• True Christians regard the Scriptures as God’s Word and the authoritative guide of life.The Word of God
  • There is no Scripture in the New Testament where there is a command to worship on Sunday as a memorial to the resurrection of Jesus or for any other reason.
  • Based on that, the disciples did not have any plans to make Sunday a day of worship.
  • There is no indication in the New Testament that the disciples or Jesus altered the day of worship from the seventh-day Sabbath to the first day of Sunday.
  • Therefore, since there is no scriptural evidence that the disciples changed the worship day of Sabbath from Saturday to Sunday, it is evident, that this adaptation must have been adopted by the Christian church subsequent to the writing of the Bible and the death of all the disciples.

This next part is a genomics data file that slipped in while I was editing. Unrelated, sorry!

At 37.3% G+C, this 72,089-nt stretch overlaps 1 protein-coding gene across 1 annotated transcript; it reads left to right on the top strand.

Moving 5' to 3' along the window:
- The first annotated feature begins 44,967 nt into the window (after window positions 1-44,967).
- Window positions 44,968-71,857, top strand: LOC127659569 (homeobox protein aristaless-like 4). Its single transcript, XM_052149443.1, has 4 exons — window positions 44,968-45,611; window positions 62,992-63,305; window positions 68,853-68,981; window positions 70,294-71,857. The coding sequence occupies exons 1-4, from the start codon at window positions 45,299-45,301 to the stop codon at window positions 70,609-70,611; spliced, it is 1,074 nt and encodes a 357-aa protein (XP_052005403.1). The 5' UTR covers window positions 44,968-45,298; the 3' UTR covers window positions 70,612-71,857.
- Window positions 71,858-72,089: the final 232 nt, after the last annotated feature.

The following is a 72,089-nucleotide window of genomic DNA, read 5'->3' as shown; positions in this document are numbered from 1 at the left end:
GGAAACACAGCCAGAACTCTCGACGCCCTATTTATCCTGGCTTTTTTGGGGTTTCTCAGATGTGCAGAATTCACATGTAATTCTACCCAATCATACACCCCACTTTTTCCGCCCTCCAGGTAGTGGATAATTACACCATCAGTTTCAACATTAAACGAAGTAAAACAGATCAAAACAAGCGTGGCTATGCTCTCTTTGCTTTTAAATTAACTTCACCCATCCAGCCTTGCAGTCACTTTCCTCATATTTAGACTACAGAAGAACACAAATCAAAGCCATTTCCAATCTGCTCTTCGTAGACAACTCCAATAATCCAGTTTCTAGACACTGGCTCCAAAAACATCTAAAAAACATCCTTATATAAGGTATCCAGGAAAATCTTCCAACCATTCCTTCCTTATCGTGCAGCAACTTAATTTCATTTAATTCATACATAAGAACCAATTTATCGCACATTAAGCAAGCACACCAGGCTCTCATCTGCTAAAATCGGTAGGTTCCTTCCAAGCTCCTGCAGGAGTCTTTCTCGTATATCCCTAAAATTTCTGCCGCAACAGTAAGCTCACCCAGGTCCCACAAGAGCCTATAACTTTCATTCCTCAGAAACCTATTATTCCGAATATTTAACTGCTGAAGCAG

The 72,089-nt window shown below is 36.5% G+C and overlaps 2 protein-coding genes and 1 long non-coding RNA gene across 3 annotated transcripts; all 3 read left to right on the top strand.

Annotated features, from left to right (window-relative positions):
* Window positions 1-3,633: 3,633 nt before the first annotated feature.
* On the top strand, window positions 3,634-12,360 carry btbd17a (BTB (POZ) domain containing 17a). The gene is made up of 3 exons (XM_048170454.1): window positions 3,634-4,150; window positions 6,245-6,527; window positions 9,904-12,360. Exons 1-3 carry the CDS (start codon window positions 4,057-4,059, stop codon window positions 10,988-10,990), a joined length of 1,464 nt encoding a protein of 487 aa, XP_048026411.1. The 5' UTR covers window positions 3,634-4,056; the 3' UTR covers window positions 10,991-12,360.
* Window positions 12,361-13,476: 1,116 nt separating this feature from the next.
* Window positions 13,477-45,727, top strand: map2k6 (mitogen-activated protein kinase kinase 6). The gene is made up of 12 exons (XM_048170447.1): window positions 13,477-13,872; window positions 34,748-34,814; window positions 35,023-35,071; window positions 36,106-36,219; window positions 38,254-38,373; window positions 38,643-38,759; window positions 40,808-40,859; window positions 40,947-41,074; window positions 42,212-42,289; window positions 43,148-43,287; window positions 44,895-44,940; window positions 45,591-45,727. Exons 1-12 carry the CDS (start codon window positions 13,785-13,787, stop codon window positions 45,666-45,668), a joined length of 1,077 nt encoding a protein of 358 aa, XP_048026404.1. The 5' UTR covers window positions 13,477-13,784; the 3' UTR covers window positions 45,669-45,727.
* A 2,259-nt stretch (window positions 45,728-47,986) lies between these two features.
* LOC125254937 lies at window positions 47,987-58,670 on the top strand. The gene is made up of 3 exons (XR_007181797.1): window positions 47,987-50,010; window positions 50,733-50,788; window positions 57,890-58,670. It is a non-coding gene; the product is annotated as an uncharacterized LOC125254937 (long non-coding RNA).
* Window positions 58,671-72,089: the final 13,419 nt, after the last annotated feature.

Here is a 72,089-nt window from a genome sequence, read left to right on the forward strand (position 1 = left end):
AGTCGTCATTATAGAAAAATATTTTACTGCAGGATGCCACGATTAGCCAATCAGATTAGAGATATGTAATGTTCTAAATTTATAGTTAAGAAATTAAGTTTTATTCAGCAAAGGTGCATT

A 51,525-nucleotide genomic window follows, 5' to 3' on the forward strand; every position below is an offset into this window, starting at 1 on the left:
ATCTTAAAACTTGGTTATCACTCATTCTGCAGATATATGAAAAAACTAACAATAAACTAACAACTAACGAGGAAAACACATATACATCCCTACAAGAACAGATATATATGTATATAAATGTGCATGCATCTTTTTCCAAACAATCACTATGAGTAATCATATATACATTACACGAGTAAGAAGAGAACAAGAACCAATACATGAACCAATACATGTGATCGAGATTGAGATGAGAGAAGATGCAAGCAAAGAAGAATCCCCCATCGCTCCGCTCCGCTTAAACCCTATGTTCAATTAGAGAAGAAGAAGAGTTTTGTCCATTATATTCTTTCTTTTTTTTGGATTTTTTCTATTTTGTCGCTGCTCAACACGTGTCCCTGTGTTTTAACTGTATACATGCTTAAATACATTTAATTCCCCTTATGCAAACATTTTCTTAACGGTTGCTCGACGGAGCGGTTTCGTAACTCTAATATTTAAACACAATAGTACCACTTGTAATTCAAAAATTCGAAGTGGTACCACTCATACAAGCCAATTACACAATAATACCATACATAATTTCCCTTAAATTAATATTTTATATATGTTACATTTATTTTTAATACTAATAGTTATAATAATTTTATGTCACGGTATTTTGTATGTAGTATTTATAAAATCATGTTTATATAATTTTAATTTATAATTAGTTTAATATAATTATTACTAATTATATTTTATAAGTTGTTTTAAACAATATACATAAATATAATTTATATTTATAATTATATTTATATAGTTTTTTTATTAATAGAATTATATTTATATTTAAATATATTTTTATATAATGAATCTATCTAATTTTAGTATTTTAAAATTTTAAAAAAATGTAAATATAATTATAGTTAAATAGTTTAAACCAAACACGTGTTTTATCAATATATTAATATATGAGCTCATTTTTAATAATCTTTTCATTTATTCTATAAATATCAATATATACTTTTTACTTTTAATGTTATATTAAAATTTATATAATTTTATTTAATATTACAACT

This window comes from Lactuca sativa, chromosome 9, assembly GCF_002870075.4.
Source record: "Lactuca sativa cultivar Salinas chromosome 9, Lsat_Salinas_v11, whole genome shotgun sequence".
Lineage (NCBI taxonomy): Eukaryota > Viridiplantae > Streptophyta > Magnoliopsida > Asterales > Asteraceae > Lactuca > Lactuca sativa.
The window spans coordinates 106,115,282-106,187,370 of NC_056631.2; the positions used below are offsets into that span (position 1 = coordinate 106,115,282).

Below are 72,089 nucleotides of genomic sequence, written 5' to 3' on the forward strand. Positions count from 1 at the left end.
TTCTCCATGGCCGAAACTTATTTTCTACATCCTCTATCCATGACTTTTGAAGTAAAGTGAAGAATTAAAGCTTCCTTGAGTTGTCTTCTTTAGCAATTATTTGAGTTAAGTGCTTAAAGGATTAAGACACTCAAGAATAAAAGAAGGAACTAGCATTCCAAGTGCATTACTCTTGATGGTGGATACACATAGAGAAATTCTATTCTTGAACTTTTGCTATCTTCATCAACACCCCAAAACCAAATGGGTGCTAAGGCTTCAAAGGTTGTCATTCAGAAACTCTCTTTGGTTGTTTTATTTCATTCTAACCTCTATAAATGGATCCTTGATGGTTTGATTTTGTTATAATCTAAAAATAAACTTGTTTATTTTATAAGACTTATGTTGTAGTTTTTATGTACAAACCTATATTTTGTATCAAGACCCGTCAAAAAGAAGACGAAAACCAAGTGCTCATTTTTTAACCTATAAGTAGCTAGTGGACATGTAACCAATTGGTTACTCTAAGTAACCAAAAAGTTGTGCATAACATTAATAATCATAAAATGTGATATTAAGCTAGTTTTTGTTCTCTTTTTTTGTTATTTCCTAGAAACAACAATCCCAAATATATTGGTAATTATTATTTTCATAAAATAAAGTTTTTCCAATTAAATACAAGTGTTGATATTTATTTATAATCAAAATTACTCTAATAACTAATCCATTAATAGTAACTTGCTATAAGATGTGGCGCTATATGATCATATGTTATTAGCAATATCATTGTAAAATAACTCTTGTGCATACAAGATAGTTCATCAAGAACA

But why? How?

The Origin of Sunday Worship

So what happened? Why was the day of worship changed from Saturday the seventh-day Sabbath as God commanded to Sunday the first day of the week? How could this possibly happen?

It goes back to history, AD 312 when the Roman Pagan Emperor Constantine the Great converted to Christianity. During his reign, Christianity began to evolve to become the dominant religion of the Roman Empire.Saturday vs Sunday Worship - Constantine

Some scholars claim that his principal goal was to gain unanimous submission and approval to his authority from every class. Therefore, he chose Christianity to conduct his political propaganda, with the impression that it was the most suitable religion that could fit with the Imperial cult
(see also Sol Invictus).